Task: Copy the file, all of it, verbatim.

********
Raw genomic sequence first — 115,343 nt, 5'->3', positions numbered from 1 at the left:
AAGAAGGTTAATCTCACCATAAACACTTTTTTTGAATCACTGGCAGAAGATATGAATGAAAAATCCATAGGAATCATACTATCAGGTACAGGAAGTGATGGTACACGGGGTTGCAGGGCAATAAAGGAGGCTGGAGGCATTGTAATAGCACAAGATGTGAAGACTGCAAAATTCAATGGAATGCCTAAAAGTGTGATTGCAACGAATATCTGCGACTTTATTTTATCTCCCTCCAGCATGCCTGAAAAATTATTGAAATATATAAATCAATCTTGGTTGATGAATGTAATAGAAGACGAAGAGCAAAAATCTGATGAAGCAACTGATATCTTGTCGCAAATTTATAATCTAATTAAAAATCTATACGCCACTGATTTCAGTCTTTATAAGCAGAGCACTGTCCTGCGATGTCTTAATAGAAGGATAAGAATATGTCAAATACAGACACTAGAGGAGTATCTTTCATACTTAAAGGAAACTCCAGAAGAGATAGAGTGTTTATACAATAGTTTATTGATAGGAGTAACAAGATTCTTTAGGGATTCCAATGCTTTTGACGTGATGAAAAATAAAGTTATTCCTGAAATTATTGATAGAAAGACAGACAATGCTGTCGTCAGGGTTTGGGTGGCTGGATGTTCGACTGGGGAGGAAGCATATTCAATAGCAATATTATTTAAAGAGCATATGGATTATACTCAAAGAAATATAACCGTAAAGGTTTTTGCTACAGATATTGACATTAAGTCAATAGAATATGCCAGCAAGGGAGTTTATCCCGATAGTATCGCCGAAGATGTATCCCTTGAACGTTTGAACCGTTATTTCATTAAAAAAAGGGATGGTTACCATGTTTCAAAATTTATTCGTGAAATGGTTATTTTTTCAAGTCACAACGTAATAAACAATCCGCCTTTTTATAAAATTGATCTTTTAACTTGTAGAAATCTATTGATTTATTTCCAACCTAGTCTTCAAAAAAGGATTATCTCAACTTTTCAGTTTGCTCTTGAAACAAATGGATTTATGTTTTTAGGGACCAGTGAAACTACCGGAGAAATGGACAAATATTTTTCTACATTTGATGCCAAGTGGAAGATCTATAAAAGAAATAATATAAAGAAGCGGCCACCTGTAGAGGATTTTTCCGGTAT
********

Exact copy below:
Raw genomic sequence first — 115,343 nt, 5'->3', positions numbered from 1 at the left:
AAGAAGGTTAATCTCACCATAAACACTTTTTTTGAATCACTGGCAGAAGATATGAATGAAAAATCCATAGGAATCATACTATCAGGTACAGGAAGTGATGGTACACGGGGTTGCAGGGCAATAAAGGAGGCTGGAGGCATTGTAATAGCACAAGATGTGAAGACTGCAAAATTCAATGGAATGCCTAAAAGTGTGATTGCAACGAATATCTGCGACTTTATTTTATCTCCCTCCAGCATGCCTGAAAAATTATTGAAATATATAAATCAATCTTGGTTGATGAATGTAATAGAAGACGAAGAGCAAAAATCTGATGAAGCAACTGATATCTTGTCGCAAATTTATAATCTAATTAAAAATCTATACGCCACTGATTTCAGTCTTTATAAGCAGAGCACTGTCCTGCGATGTCTTAATAGAAGGATAAGAATATGTCAAATACAGACACTAGAGGAGTATCTTTCATACTTAAAGGAAACTCCAGAAGAGATAGAGTGTTTATACAATAGTTTATTGATAGGAGTAACAAGATTCTTTAGGGATTCCAATGCTTTTGACGTGATGAAAAATAAAGTTATTCCTGAAATTATTGATAGAAAGACAGACAATGCTGTCGTCAGGGTTTGGGTGGCTGGATGTTCGACTGGGGAGGAAGCATATTCAATAGCAATATTATTTAAAGAGCATATGGATTATACTCAAAGAAATATAACCGTAAAGGTTTTTGCTACAGATATTGACATTAAGTCAATAGAATATGCCAGCAAGGGAGTTTATCCCGATAGTATCGCCGAAGATGTATCCCTTGAACGTTTGAACCGTTATTTCATTAAAAAAAGGGATGGTTACCATGTTTCAAAATTTATTCGTGAAATGGTTATTTTTTCAAGTCACAACGTAATAAACAATCCGCCTTTTTATAAAATTGATCTTTTAACTTGTAGAAATCTATTGATTTATTTCCAACCTAGTCTTCAAAAAAGGATTATCTCAACTTTTCAGTTTGCTCTTGAAACAAATGGATTTATGTTTTTAGGGACCAGTGAAACTACCGGAGAAATGGACAAATATTTTTCTACATTTGATGCCAAGTGGAAGATCTATAAAAGAAATAATATAAAGAAGCGGCCACCTGTAGAGGATTTTTCCGGTAT